Kudos to Waxahachie warrior Mark Griffith for his win in an 8-day trial—where the State put on evidence for 7½ days. Mark says, “Our defense took three witnesses and about 2 hours.” The charge was indecency with a child. On cross the child admitted to lying to the jury on 21 occasions under oath. Further, during questioning of the child witnesses, Mark asked her why she changed her testimony from one day to the next, and she pointed at the prosecutor and said, “She told me I needed to change my story.”
 Mark adds, “At the end of all evidence the Judge would not let me do a full offer of proof on witness tampering on the part of the prosecutor.” But he’s ordered a transcript and a grievance against both prosecutor and the Judge—for not filing a grievance against the prosecutor for tampering with a witness. After the charge was read to the jury and they left the courtroom, the Judge told Mark he’d let him know when they wanted to go to lunch, but Mark said wait, they wouldn’t go to lunch: A not-guilty verdict would come within 25 minutes. It took 21 minutes. Mark credits co-counsel Sarah Duncan and Makenzie Keene, in intern going into her third year at Tech Law, as invaluable in instant research and for showing the wisdom and compassion of true warriors. And he adds: “Always trust a jury. They see straight through the BS if you point it out to them.“

A tip of the hat to Denton’s Bruce Isaacks and Camila Francino for their recent wins. D was charged with a second-degree felony possession of a controlled substance, enhanced to a first-degree felony punishment. Arresting officer found a ziplock bag inside a bag in the backseat of D’s car and a smaller ziplock bag inside a camouflage bag in the front seat. The DPS lab didn’t test substance in the small bag, only what was in the big one in the back. The bag contained no identifying information, and testimony showed there were other people in the back seat earlier that day. The jury returned the big NG.
 The next week the pair went to trial on an assault family violence case, arguing defense of property. Once again, the jury returned a quick not guilty verdict. Congratulations, Bruce and Camila, on a nice week’s worth of work.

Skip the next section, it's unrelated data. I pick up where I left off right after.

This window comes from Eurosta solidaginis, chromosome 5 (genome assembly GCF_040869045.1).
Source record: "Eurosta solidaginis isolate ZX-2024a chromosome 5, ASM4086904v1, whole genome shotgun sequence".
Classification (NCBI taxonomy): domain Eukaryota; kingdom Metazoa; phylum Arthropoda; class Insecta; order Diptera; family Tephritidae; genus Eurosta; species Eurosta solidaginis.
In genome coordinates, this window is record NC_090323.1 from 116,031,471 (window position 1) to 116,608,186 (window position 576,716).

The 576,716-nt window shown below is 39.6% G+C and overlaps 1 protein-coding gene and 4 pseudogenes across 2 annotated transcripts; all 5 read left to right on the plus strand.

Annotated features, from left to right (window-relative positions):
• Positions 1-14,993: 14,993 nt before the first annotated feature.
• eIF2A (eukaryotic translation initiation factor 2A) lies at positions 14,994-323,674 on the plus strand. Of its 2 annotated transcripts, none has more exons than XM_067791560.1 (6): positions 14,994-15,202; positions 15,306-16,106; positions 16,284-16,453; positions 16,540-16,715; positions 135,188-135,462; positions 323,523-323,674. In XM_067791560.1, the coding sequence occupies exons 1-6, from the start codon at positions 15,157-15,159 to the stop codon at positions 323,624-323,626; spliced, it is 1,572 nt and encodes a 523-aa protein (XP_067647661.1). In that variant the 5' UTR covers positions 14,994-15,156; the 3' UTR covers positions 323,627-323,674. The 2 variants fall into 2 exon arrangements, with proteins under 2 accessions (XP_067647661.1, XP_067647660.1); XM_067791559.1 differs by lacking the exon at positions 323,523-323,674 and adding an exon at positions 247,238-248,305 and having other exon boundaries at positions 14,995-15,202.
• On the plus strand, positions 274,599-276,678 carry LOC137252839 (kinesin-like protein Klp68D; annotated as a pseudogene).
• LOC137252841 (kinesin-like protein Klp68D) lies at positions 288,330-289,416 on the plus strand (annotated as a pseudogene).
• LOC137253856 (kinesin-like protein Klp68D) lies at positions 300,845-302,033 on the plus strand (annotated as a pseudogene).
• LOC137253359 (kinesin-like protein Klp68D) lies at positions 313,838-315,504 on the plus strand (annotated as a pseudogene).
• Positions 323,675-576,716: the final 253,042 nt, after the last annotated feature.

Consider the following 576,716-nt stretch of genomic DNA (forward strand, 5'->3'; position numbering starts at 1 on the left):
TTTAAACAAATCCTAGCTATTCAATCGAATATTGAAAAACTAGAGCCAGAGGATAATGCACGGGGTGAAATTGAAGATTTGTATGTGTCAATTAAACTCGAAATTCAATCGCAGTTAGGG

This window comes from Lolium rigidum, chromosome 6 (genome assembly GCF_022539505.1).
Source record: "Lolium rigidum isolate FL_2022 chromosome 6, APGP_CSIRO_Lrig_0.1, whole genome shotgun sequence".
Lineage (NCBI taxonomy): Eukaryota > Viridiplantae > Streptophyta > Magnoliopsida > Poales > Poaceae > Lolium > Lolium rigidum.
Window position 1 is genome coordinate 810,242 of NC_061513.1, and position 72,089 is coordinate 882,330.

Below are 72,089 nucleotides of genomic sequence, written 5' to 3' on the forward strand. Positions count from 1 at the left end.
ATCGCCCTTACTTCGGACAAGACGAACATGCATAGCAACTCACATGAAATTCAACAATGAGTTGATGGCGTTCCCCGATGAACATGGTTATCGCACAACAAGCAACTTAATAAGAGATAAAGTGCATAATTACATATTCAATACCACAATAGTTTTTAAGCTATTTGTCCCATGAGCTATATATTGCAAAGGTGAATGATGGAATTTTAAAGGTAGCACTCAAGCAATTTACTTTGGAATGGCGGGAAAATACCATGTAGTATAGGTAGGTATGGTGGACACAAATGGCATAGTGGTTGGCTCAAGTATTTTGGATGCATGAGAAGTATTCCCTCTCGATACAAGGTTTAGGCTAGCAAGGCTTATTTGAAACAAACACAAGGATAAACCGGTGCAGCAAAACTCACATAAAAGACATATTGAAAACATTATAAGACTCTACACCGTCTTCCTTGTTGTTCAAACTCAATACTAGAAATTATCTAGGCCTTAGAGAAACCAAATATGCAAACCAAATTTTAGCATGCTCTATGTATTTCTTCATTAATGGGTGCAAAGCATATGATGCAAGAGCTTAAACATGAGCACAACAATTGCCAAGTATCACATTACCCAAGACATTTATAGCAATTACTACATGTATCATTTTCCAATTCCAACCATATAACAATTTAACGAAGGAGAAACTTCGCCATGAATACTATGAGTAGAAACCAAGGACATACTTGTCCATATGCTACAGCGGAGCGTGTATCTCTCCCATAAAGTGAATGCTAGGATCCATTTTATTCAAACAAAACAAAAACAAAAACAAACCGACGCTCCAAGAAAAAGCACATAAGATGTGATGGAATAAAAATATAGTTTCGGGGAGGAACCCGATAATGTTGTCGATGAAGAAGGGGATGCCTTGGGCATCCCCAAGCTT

Shout out to TCDLA Past President Sam Bassett and TCDLA Associate Board Member Rick Flores for their recent win in a criminally negligent homicide trial in Travis County. D confronted another man on the street who had inappropriately touched his wife and another woman inside a bar. D pushed the man, who tripped and fell, fractured his skull, and died. The State focused its case on causation—while Sam and Rick argued that D could not have been aware that there was a substantial and unjustifiable risk that death would result from the shove. The jury agreed and ruled not guilty. Good work, guys, for a big win.

Kudos to E. X. Martin of Dallas for his recent win in a Breach Of Computer Security jury trial. He notes that the state offered a misdemeanor plea deal, which they turned down. The jury took only 15 minutes to agree, so apparently it was the right move.

Past president Gerry Goldstein sent along this shout out: “We all know of the countless spectacular and incredible courtroom victories of our able Brothers, Dick DeGuerin and Mark Stevens. What I’d like to recognize and we too often do not adequately praise are those cases that require remarkable sacrifice, courage, and stamina of our Brothers and Sisters who spend literally months in federal court standing up against impossible odds. Mark and Dick deserve our respect and kudos for their remarkable efforts in the Bandidos’ trial that ended here in San Antonio yesterday. At every moment and every turn they embodied the best tradition of our profession!”